Further, in view of the nature of the present disclosure, the above-described embodiment and the modifications thereof, the following Aspects 1 to 3 can be provided. Any one of the following Aspects 1 to 3 can be employed alone or in combination with any one of the oscillating tools 1 of the above-described embodiment, the above-described modifications and the claimed features.

(Aspect 1)

A pair of recesses is formed on an inner side of each of a left portion and a right portion of the first member, the recesses each extending in the up-down direction, and

the interposing members are configured to be fitted into the recesses from below or from above.

(Aspect 2)

The at least one second surface is at least partially located at a position different from the at least one first surface in the up-down direction.

(Aspect 3)

The at least one second surface is located above a lower end (edge) of the at least one first surface in the up-down direction.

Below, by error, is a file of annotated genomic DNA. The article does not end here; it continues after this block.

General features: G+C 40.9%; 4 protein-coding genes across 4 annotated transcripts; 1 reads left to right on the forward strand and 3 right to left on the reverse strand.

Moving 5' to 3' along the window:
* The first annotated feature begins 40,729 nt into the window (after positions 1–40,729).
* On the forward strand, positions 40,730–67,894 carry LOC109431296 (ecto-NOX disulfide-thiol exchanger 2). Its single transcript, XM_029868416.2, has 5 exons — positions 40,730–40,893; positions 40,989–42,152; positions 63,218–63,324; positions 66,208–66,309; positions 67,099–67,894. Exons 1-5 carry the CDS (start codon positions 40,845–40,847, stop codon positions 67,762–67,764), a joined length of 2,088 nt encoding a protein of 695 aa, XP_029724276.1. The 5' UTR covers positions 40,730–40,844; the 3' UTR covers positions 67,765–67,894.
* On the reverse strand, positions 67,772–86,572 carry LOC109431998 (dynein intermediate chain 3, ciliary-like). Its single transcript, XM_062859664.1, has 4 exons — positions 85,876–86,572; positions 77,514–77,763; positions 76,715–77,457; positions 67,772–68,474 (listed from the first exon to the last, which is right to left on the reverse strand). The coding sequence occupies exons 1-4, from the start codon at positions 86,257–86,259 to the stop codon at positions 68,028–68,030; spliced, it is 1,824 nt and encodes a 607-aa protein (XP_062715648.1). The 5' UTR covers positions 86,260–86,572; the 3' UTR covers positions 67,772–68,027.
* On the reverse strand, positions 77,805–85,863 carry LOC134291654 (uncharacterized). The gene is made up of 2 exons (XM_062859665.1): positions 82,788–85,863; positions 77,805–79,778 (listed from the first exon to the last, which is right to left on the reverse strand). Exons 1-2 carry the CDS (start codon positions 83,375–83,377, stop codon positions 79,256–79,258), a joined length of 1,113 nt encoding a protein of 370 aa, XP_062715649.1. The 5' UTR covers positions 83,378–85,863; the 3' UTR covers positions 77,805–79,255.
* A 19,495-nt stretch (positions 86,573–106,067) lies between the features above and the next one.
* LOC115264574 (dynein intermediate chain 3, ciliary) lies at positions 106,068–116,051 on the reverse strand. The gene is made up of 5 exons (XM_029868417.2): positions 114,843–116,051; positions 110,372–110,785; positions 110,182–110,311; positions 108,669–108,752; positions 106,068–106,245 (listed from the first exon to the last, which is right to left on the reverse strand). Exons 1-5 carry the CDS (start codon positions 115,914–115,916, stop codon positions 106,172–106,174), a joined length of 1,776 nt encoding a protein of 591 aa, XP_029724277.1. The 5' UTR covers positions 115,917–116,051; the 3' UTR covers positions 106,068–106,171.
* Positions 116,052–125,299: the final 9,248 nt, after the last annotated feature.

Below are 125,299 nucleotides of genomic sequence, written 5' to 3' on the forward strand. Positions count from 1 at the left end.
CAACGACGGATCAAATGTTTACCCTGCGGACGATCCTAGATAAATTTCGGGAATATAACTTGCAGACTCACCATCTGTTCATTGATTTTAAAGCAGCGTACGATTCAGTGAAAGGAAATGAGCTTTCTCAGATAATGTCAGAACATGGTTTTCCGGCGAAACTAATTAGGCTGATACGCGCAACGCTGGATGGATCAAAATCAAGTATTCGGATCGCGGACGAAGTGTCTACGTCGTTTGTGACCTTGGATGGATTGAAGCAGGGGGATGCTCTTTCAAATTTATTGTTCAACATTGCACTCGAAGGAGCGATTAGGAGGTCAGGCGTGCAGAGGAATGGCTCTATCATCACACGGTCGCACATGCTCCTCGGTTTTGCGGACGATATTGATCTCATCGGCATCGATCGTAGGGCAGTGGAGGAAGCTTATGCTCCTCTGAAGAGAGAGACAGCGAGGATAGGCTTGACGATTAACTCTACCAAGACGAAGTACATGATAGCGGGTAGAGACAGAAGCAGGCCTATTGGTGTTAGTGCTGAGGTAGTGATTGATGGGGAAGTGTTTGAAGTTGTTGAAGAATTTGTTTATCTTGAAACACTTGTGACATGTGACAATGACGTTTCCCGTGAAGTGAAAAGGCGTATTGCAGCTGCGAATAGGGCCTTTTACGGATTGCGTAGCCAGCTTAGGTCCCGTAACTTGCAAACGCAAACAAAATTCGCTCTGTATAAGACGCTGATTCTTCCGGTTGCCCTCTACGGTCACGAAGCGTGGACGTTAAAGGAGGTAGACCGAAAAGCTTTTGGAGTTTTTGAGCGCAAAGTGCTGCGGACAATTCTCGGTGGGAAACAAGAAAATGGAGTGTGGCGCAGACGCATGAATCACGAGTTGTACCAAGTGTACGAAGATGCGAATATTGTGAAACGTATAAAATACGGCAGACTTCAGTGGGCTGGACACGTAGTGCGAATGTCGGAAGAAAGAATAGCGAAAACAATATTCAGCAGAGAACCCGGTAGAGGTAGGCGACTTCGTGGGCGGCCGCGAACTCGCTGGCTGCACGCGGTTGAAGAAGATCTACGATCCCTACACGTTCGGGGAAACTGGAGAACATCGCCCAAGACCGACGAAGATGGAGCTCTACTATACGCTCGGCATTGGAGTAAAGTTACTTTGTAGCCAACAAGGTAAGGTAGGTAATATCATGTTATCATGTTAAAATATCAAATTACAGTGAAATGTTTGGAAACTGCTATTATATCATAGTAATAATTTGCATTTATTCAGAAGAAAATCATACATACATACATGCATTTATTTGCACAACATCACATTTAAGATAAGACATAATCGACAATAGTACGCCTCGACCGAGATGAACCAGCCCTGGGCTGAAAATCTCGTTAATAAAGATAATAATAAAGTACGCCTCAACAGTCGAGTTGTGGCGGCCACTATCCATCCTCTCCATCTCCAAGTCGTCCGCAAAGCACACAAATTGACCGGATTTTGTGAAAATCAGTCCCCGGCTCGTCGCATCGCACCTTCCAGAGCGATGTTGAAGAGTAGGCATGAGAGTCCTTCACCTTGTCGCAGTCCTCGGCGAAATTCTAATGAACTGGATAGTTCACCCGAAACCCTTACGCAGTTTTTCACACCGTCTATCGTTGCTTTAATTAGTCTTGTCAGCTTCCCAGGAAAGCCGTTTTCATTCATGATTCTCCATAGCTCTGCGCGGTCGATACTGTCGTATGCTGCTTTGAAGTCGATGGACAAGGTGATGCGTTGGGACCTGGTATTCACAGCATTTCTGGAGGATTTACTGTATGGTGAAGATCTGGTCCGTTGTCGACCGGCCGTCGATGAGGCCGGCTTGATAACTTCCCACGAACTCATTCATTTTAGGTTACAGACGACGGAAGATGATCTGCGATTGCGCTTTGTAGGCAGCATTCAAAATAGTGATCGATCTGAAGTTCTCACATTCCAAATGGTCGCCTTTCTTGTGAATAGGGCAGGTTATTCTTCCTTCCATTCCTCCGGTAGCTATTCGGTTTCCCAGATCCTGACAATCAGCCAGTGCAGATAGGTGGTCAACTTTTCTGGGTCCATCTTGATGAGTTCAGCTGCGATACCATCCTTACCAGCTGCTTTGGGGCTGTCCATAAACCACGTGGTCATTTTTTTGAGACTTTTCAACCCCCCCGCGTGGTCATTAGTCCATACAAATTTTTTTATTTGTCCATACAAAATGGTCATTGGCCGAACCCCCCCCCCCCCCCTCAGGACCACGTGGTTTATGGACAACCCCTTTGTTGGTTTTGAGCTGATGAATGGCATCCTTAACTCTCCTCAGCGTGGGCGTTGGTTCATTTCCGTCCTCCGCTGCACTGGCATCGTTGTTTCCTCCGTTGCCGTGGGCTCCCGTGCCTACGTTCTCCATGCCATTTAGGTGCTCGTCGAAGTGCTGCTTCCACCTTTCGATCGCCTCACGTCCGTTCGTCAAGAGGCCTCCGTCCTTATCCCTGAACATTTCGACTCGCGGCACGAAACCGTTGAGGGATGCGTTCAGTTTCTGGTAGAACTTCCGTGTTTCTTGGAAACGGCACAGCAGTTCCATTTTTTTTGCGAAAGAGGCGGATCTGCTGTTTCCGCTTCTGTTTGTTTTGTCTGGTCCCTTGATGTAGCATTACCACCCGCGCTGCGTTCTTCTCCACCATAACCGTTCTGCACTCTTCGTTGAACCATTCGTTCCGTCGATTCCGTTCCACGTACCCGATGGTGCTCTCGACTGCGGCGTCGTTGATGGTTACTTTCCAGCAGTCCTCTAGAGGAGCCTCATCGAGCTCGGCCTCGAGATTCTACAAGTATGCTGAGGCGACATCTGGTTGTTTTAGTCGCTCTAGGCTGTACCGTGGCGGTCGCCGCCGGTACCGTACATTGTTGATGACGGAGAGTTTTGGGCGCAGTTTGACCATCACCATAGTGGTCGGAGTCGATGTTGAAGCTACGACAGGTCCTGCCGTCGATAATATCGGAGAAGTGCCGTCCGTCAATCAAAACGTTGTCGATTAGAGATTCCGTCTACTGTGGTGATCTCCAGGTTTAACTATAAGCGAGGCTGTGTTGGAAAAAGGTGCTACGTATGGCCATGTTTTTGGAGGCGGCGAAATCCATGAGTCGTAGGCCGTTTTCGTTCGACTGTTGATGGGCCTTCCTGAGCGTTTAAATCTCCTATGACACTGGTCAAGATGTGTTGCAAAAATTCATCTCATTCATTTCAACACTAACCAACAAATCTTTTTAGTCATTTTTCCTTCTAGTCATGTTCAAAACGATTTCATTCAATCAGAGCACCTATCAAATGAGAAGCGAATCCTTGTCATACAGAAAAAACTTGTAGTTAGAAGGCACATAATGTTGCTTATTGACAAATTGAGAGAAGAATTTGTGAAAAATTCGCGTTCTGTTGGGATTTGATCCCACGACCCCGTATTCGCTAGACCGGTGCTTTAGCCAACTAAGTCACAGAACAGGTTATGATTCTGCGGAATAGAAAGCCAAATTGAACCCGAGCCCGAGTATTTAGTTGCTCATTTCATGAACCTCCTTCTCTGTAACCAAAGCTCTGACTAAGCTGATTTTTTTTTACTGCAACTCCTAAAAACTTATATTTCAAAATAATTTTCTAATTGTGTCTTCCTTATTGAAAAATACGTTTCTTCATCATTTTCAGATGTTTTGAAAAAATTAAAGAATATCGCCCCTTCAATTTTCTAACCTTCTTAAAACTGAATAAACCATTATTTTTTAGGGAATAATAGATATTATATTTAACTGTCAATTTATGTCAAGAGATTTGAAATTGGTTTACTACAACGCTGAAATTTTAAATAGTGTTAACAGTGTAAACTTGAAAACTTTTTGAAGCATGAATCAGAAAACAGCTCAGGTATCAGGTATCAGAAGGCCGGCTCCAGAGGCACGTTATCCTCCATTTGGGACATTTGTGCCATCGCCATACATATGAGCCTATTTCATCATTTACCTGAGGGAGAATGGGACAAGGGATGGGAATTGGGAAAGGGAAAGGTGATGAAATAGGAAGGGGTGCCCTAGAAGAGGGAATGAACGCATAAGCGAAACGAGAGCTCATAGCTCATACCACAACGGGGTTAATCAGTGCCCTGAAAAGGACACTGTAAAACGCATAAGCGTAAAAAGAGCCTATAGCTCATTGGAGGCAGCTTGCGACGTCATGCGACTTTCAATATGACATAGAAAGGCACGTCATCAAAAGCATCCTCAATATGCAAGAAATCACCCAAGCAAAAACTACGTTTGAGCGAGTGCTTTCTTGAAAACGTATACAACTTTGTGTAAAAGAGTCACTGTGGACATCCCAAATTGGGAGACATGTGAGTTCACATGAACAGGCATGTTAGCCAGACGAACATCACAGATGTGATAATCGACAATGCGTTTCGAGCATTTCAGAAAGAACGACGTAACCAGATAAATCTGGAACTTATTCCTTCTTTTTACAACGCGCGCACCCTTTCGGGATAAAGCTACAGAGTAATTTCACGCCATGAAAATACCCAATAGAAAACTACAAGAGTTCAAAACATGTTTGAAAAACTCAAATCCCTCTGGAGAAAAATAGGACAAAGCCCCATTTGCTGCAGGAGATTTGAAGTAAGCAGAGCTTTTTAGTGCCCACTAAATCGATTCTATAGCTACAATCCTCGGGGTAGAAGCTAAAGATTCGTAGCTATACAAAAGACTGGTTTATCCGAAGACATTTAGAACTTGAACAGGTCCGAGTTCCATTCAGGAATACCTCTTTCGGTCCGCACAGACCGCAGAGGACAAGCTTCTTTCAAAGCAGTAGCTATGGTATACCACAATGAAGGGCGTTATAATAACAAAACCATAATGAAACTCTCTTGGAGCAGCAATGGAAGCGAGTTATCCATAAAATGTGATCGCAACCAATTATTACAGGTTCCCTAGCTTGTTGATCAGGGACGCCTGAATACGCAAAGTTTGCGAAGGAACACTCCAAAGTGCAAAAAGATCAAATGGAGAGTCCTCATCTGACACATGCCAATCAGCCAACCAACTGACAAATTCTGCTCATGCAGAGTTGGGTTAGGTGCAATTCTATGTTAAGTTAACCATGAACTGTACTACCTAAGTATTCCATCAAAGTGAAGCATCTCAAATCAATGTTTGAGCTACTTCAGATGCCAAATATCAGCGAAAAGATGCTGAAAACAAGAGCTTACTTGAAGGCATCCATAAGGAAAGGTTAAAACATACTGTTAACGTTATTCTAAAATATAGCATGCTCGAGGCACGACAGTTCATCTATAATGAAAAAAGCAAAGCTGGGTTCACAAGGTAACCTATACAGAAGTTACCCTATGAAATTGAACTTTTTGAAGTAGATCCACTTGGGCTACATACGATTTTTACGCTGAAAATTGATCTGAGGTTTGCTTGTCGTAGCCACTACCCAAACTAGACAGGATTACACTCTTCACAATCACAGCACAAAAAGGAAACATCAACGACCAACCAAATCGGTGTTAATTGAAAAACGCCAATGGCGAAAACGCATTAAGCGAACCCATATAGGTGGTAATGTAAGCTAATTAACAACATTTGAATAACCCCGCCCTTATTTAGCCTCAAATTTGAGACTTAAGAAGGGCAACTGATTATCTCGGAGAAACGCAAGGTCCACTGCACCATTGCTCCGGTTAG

Further, in order to provide advantageous improvements for coping with a drop of a power tool having a vibration-isolating structure, the following Aspects 4 to 20 can be provided. Any one of the following Aspects 4 to 20 can be employed alone or two or more of them can be employed in combination with each other. Alternatively, any one of the following Aspects 4 to 20 can be employed in combination with any one of the oscillating tools 1 of the above-described embodiment, the above-described modifications, the above-described Aspects and the claimed features.

(Aspect 4)

A power tool comprising:

a motor having an output shaft;

a spindle configured to drive a tool accessory removably mounted thereto in an oscillating manner around a first axis, using power generated the motor, the first axis defining an up-down direction of the power tool;

an inner housing that extends along a second axis and that houses at least the motor and the spindle, the second axis being orthogonal to the first axis and defining a front-rear direction of the power tool, the inner housing including a first portion and a second portion that is located farther from the first axis than the first portion;